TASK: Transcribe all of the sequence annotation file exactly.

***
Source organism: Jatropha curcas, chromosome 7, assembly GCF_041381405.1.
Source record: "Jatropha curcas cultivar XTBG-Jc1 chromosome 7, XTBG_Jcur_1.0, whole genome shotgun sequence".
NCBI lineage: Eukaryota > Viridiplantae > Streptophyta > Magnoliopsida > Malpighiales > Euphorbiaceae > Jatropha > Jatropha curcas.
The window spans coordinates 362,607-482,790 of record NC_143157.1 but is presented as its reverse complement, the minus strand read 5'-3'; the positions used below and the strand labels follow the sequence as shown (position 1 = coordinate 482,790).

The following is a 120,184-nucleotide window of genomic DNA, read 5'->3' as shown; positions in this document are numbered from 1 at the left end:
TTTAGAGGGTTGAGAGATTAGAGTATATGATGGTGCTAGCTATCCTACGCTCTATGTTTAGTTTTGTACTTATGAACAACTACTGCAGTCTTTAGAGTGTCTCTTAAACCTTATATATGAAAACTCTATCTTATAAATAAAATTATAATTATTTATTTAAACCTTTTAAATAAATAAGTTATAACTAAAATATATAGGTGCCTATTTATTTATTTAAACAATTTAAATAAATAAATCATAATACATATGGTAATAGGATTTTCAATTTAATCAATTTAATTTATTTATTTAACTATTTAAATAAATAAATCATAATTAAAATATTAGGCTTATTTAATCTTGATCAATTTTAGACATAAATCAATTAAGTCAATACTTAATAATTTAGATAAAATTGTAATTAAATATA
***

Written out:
Source organism: Jatropha curcas, chromosome 7, assembly GCF_041381405.1.
Source record: "Jatropha curcas cultivar XTBG-Jc1 chromosome 7, XTBG_Jcur_1.0, whole genome shotgun sequence".
NCBI lineage: Eukaryota > Viridiplantae > Streptophyta > Magnoliopsida > Malpighiales > Euphorbiaceae > Jatropha > Jatropha curcas.
The window spans coordinates 362,607-482,790 of record NC_143157.1 but is presented as its reverse complement, the minus strand read 5'-3'; the positions used below and the strand labels follow the sequence as shown (position 1 = coordinate 482,790).

The following is a 120,184-nucleotide window of genomic DNA, read 5'->3' as shown; positions in this document are numbered from 1 at the left end:
TTTAGAGGGTTGAGAGATTAGAGTATATGATGGTGCTAGCTATCCTACGCTCTATGTTTAGTTTTGTACTTATGAACAACTACTGCAGTCTTTAGAGTGTCTCTTAAACCTTATATATGAAAACTCTATCTTATAAATAAAATTATAATTATTTATTTAAACCTTTTAAATAAATAAGTTATAACTAAAATATATAGGTGCCTATTTATTTATTTAAACAATTTAAATAAATAAATCATAATACATATGGTAATAGGATTTTCAATTTAATCAATTTAATTTATTTATTTAACTATTTAAATAAATAAATCATAATTAAAATATTAGGCTTATTTAATCTTGATCAATTTTAGACATAAATCAATTAAGTCAATACTTAATAATTTAGATAAAATTGTAATTAAATATA